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Aquaponic Process System

Aquaponic Process–Bacteria

Do you know what needs to be done when working with the bacteria in your aquaponic system? Well, today’s episode is all about the things you can do to ensure your system bacteria are happy and healthy.

You’re listening to Fish Grow Plants—A podcast all about practicing and sharing the love of aquaponics; hosted by Logan Schoolcraft.

Hello, and welcome to Fish Grow Plants! In today’s episode we’ll be talking about the aquaponic process of bacteria!

Well, let me say we are taking about the processes you will perform related to and around bacteria. I don’t want you to think that bacteria are a process for you. I’ll also clarify that I’m not here to talk about what the types of bacteria are and what they do, when, and why. My main objective is to clarify the steps you need to take to ensure that those unnamed bacteria are happy, healthy and doing their best work 24-7.

That being said, I don’t want you think that working with bacteria is a total mystery, pain, or something requiring a lot of time. That would be me when I first started. I was a bit worried about maintaining a system for these unseen forces. Afterall, I had done none of this sort of stuff before and wanted to do things right. Sadly, I’d read a lot of information that said it would take at least six months to get my system “cycled” with bacteria.

That was a long time to be super vigilant about anything! Especially when talking about ppm’s, and things I couldn’t even see! How was this going to work again?! Why am I doing this?! Isn’t there a better way that doesn’t take so much time? I mean, it’s going to be winter before things get going, then they are going to slow back down, right?

I had all these questions and more. Then I just started. Some of those questions resurfaced a time or two, but for the most part, I just kept on going and things started to work. By work, I mean my aquaponics really started to come to life; kind of magically!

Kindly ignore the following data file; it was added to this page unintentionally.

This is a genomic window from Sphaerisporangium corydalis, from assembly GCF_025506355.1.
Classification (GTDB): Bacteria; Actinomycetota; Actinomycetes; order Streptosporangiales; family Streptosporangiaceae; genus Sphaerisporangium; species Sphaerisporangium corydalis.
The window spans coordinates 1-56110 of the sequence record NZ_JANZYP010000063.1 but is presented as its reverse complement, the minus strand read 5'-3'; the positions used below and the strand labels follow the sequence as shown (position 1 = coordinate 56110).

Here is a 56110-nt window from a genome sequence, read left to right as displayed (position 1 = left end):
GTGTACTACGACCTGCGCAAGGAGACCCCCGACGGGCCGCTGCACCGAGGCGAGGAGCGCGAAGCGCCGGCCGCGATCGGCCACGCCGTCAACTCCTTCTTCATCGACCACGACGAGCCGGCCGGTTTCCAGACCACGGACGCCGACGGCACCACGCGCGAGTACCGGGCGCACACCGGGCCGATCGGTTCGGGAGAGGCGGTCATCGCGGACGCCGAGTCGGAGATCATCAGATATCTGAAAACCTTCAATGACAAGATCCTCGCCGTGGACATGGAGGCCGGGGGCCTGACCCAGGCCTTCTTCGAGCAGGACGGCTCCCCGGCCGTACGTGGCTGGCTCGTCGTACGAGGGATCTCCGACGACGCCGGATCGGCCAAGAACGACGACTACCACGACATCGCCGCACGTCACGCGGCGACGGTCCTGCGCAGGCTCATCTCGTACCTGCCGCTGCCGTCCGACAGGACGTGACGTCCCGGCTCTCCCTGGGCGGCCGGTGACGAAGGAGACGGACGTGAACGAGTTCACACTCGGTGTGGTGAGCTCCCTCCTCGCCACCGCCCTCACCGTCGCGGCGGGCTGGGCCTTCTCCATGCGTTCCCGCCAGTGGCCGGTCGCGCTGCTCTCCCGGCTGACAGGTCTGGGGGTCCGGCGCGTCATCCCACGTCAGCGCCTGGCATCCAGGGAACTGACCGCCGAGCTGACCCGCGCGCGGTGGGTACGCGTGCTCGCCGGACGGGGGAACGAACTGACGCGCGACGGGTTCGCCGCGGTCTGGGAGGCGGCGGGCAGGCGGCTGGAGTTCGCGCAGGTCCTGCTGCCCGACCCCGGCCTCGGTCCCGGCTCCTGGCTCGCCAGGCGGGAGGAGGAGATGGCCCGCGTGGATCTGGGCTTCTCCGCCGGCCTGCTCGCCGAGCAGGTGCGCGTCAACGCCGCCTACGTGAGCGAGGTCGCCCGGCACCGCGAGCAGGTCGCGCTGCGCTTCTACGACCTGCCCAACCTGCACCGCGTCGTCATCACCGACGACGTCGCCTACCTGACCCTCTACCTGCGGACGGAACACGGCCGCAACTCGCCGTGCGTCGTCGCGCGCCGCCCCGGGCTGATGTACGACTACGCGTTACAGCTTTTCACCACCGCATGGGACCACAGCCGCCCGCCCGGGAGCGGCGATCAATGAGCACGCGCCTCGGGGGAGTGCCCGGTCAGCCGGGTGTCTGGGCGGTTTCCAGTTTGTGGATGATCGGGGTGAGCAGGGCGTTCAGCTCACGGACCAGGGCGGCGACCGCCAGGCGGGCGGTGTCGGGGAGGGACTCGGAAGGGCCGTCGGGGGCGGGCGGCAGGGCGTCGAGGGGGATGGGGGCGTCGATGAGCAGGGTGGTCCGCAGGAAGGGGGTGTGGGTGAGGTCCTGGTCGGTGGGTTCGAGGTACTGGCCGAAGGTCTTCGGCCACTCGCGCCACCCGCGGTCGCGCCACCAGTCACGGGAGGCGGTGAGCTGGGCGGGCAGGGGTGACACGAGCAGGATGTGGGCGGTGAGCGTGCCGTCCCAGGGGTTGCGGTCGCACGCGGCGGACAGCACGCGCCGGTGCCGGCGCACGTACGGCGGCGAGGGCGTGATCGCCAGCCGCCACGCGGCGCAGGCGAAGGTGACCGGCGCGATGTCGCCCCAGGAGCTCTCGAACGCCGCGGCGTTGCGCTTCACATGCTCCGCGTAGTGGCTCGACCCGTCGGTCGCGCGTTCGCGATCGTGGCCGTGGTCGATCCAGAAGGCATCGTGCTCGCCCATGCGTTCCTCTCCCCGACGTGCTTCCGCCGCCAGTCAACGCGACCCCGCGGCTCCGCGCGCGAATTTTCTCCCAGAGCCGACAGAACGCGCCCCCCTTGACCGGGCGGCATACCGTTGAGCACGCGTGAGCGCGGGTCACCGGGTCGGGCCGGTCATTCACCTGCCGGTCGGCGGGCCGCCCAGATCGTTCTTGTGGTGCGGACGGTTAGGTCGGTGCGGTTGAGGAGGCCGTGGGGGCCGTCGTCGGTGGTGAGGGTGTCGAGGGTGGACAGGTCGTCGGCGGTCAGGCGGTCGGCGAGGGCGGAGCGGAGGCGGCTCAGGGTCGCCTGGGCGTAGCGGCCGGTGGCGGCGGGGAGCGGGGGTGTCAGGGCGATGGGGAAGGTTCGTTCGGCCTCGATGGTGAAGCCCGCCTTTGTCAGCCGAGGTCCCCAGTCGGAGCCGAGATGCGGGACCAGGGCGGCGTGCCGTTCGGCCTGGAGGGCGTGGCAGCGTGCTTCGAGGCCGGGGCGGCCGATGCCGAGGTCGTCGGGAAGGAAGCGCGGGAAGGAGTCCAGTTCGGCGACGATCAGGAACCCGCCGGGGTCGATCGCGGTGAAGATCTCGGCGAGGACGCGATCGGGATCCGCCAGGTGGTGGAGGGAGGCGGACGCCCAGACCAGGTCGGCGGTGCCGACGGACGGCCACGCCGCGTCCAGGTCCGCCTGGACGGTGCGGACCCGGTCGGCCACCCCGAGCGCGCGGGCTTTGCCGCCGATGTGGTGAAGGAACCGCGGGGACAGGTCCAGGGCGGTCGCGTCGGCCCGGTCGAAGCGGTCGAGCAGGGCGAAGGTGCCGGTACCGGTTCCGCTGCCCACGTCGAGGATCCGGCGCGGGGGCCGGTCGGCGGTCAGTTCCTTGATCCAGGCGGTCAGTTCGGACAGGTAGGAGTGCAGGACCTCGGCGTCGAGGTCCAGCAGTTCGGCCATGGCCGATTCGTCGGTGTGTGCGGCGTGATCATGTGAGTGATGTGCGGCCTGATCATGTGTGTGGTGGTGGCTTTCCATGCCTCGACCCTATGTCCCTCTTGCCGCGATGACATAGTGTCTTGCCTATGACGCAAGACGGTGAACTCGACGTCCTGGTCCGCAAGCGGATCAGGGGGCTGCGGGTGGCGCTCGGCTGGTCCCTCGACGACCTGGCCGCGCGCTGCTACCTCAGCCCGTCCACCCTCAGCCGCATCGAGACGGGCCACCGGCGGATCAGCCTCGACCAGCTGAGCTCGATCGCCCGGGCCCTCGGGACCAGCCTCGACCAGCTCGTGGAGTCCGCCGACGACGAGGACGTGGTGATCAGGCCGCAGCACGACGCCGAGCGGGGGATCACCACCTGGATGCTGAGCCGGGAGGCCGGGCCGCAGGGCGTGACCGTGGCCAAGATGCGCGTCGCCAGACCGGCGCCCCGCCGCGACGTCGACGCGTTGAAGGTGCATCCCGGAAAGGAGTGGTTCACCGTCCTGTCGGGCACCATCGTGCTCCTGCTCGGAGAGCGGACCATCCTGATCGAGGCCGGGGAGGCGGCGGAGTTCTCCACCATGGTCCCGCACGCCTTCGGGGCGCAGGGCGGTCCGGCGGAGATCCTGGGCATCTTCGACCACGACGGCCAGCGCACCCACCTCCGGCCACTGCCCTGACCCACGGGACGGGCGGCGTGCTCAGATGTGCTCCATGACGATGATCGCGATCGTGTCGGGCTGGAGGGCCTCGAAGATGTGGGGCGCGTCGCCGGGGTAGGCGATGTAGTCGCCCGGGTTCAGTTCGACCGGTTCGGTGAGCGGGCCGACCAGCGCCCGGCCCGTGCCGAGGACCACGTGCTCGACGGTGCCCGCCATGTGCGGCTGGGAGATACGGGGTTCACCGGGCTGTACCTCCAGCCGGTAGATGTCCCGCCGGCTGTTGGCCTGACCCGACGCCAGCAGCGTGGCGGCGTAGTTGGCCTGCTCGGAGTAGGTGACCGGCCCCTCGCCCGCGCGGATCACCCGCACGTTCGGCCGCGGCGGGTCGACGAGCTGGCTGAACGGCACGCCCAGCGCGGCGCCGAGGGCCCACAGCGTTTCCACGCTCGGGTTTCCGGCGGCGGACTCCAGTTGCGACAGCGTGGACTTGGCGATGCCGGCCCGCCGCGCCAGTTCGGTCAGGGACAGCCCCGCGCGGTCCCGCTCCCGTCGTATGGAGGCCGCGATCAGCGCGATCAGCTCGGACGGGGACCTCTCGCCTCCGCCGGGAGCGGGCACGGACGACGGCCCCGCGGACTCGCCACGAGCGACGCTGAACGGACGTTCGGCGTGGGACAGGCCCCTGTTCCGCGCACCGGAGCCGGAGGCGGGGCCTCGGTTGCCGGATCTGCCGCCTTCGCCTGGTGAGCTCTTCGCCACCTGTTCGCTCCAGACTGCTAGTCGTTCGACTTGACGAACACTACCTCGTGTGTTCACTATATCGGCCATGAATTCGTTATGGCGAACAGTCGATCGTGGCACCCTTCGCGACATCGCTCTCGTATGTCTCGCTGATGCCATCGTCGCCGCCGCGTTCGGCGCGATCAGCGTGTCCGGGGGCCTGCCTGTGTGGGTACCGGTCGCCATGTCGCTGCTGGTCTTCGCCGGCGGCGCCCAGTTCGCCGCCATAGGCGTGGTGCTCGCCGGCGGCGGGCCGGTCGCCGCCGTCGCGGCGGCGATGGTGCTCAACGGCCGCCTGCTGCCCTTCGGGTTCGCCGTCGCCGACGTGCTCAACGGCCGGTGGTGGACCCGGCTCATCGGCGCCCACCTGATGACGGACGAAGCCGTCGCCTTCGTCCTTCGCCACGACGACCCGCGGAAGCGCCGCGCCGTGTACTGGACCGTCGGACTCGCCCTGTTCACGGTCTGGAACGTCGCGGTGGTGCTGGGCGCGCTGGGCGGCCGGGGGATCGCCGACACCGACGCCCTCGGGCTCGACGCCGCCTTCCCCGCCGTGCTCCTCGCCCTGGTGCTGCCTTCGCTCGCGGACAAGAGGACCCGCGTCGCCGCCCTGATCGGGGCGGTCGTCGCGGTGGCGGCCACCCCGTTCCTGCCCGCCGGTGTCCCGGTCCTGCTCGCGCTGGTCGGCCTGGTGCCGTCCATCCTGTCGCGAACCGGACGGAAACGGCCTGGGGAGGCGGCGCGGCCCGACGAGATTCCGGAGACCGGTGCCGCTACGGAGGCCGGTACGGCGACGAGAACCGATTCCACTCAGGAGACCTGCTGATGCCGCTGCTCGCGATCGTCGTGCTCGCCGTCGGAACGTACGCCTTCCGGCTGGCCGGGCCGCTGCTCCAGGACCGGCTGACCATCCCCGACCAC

Since that time, I’ve started several systems, and used a variety of methods (there are many to choose from) to get the bacteria in an aquaponic system established. But for the purpose of today’s episode, we’re going to focus on what you need to do.

Since it’s all about the actions you need to take, let’s get right to it.

I’ve divided the bacteria action plan into three distinct parts:

  1. Adding bacteria to the system
  2. Testing for the presence and abundance of bacteria in the system, and
  3. Maintaining a happy home for the bacteria.

For adding bacteria to the system, you have a few options. But I’ll be blunt. I would directly add the bacteria you are looking to have in your system.  This is just like making sourdough bread—having a starter makes things quicker and easier. It’s not the only way to do it, but you save a lot of time, hassle, and worry by using a starter that you know is healthy and active. You can add a starter strain of bacteria by purchasing some, or, if you are lucky enough to have a friend or neighbor with an active aquaponic system, ask to have a bucket or two of water—that’s all it will take. Then your system will be inoculated and ready to go.